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Dhaka Tribune

Farmers suffer in a time of plenty

Update : 22 May 2015, 09:06 PM

A decision to allow rice to be imported this year following a surplus crop last year has hit the Boro paddy market, with farmers seeing the lowest prices for the Boro harvest in recent memory.

Millers, the primary buyers of paddy from farmers, are reluctant to procure more from local markets because they are already well-stocked with rice and paddy from last year’s yield.

Excess stocks of low-price Indian rice imports have deterred millers from procuring paddy from the local market. And depressed market prices for local paddy are now lower than the cost of production.

“We have around 100,000 tonnes of rice and paddy collected last season in our godowns in Naogaon district alone and imported rice is also available in the market causing millers to back away from fresh purchases of new paddy. This is ultimately causing paddy prices to fall this season,” said Nirod Baraon Saha, convener of Noagaon Rice Mill Owners’ Association.

Experts said permitting the private sector to import rice this fiscal year despite surplus local production last year was the reason for this season’s fall in the domestic price of Boro paddy.

Quazi Shahabuddin, an agricultural economist, said the government should not have permitted the importation of such a huge volume of rice while there were available food grains at home.

He said the government had mismanaged the rice procurement situation, ultimately causing farmers to suffer.

The Bangladesh Bureau of Statistics (BBS) and the Directorate General of Food (DgoF) say the country produced 34.465 million tonnes of rice last season, against a demand of 31 million tonnes.

But data from the Ministry of Food shows that private sector traders were permitted to open Letters of Credit (LC) to import 1.524 million tonnes of rice this fiscal year.

Bangladesh Bank data shows that the private sector imported rice worth $416 million between July 2014 and March 2015. By contrast, the corresponding figure in fiscal year 2013-14 was just $71 million.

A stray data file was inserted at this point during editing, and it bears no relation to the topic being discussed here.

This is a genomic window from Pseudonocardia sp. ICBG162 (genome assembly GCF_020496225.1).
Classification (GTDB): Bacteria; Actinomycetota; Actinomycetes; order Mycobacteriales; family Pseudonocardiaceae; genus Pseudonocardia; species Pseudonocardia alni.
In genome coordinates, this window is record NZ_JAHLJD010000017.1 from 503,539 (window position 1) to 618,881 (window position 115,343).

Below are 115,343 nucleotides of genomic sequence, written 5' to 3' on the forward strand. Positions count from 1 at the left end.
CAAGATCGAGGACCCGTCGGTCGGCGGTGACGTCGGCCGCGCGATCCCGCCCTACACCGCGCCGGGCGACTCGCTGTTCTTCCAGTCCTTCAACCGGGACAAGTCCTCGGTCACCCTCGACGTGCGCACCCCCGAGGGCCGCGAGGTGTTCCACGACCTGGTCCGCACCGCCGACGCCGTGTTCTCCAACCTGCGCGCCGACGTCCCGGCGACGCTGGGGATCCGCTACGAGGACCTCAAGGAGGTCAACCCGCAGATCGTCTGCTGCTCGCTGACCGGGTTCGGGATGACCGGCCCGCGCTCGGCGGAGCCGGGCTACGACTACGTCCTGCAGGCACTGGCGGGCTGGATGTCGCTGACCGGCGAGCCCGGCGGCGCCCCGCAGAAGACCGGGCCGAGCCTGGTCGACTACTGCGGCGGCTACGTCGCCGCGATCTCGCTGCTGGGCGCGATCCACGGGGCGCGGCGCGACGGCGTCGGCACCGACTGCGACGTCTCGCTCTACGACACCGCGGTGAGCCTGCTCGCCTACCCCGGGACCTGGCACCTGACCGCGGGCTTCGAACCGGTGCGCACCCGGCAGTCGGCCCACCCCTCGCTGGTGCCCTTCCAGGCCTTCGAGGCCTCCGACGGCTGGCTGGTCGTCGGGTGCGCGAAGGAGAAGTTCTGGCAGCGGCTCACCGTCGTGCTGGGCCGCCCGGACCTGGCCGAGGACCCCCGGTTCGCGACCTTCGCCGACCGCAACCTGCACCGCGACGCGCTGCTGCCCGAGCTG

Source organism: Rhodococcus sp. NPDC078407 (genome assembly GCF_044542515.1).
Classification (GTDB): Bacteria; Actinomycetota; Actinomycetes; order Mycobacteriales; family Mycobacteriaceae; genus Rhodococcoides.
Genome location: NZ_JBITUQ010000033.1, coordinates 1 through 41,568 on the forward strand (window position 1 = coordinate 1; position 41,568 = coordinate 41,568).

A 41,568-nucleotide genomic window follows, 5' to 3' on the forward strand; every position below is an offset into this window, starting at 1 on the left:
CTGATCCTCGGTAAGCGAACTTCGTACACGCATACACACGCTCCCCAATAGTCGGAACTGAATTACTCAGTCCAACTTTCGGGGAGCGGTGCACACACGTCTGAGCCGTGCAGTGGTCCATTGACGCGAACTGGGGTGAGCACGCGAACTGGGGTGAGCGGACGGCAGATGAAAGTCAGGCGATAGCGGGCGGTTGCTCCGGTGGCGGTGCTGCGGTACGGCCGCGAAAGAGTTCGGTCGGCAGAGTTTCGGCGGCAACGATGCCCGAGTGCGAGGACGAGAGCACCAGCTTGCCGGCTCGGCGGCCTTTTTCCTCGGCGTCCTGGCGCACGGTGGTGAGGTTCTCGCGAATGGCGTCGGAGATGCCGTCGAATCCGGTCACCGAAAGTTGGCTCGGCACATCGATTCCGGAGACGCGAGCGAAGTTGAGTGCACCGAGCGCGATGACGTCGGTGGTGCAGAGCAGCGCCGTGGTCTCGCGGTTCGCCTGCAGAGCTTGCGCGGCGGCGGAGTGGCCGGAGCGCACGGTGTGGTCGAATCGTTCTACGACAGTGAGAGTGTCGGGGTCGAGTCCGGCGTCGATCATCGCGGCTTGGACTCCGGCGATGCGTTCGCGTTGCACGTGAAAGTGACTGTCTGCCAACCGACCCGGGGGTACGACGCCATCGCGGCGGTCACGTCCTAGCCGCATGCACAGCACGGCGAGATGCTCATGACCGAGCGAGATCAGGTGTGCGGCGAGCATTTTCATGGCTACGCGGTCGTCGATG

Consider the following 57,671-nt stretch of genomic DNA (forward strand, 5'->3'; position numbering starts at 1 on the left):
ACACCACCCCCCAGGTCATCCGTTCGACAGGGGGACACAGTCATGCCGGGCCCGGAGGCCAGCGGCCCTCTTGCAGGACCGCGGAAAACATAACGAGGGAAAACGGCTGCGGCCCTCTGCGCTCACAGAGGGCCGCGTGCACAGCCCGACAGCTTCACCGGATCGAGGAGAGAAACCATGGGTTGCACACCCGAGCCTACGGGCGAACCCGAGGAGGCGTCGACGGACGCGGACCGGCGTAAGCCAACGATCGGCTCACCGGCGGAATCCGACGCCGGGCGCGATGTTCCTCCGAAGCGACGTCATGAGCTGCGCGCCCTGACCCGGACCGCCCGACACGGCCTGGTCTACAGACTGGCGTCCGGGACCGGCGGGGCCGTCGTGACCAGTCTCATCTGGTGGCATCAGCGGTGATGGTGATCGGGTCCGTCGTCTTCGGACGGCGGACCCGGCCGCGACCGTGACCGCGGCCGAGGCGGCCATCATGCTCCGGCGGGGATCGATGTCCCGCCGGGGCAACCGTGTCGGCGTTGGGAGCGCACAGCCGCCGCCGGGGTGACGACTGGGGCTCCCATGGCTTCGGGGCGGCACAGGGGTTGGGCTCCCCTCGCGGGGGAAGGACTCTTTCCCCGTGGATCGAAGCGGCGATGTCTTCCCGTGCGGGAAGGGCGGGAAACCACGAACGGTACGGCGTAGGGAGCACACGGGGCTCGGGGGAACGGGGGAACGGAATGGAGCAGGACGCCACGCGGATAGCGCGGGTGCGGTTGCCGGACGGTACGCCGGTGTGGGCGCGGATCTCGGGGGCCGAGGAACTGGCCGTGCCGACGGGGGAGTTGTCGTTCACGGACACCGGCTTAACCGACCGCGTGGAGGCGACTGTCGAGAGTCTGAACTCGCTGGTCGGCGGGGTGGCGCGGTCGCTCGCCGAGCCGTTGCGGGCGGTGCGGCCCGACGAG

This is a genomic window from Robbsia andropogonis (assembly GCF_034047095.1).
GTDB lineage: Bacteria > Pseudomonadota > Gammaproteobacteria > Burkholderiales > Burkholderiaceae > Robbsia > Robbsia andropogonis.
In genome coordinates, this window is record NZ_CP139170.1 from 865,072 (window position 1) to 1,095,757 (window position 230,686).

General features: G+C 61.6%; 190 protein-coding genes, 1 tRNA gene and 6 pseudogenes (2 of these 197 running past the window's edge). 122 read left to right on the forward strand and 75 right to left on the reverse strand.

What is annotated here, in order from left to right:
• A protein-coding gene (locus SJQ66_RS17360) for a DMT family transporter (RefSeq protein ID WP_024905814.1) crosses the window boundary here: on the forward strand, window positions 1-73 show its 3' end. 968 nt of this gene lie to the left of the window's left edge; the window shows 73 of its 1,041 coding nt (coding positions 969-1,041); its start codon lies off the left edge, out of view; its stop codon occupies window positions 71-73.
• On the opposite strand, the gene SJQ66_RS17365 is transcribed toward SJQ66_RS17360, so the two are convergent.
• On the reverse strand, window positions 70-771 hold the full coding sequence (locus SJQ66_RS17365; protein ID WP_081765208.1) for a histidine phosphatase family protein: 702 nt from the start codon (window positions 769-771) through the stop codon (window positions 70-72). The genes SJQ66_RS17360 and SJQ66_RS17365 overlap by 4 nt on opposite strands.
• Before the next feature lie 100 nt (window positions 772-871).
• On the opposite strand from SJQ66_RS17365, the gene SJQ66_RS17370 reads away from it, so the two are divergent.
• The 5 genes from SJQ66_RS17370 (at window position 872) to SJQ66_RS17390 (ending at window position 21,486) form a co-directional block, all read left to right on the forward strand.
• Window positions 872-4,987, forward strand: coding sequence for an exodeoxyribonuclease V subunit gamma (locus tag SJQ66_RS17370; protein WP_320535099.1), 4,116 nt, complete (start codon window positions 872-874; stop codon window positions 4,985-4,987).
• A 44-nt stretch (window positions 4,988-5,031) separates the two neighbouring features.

Ministry of Food data shows that the government’s rice reserve as of yesterday was 776,000 tonnes; the previous year the reserve was 593,000 tonnes.

Paradoxical procurement

Experts noted a paradox in the government’s policies, as the import order came at a time when the government itself declared a food production surplus in the country and took the initiative to export 50,000 tonnes of rice to Sri Lanka last year.

Meanwhile, the government has fixed a Boro procurement target of 1,000,000 tonnes of rice and 100,000 tonnes of Boro paddy from May this year.

Quazi Shahabuddin suggested the government procure large amounts of rice from the fields instead of stopping at the fixed procurement target, otherwise farmers may not survive.

Too little, too late

At the beginning of the month, the National Board of Revenue imposed a 10% import duty on rice imported from India, a measure rice millers have been calling for since the beginning of the fiscal year.

Finance Minister AMA Muhith told the media on May 10 that the government had taken the step to slow rice imports because the country had achieved self-sufficiency in the production of rice.

For the last three years, the government itself has not imported rice although some quantities were imported by the private sector.

Farmers widely believe they are not getting fair prices because of the importation of rice from India at low prices.

Criticising the government’s imposition of a 10% import duty so late in the day, Quazi Shahabuddin, a former director general of the Bangladesh Institute of Development Studies, said the government should have imposed the duty much earlier.

He said a 10% import duty was not enough to fix the situation, adding that the government should impose an import duty nearer 30%, otherwise imported and local rice prices would be unevenly matched, benefiting importers and achieving little gain for farmers.

Producers’ plight

This season, Boro farmers have seen the lowest prices – Tk450-500 per maund (40kgs) – for their product, the lowest levels in the last few years.

Boro is the largest rice harvest in the country with a production of around 18.9 million tonnes out of a total of 34.6 million tonnes of paddy in 2013-14.

At these prices, farmers are at serious risk of losing big. 

Currently, while the market price per maund of Boro paddy is Tk450-500, the production cost is Tk650.

“This means, ultimately, the farmers will be the losers,” Masud Chowdhury, a farmer from Dinajpur, said. 

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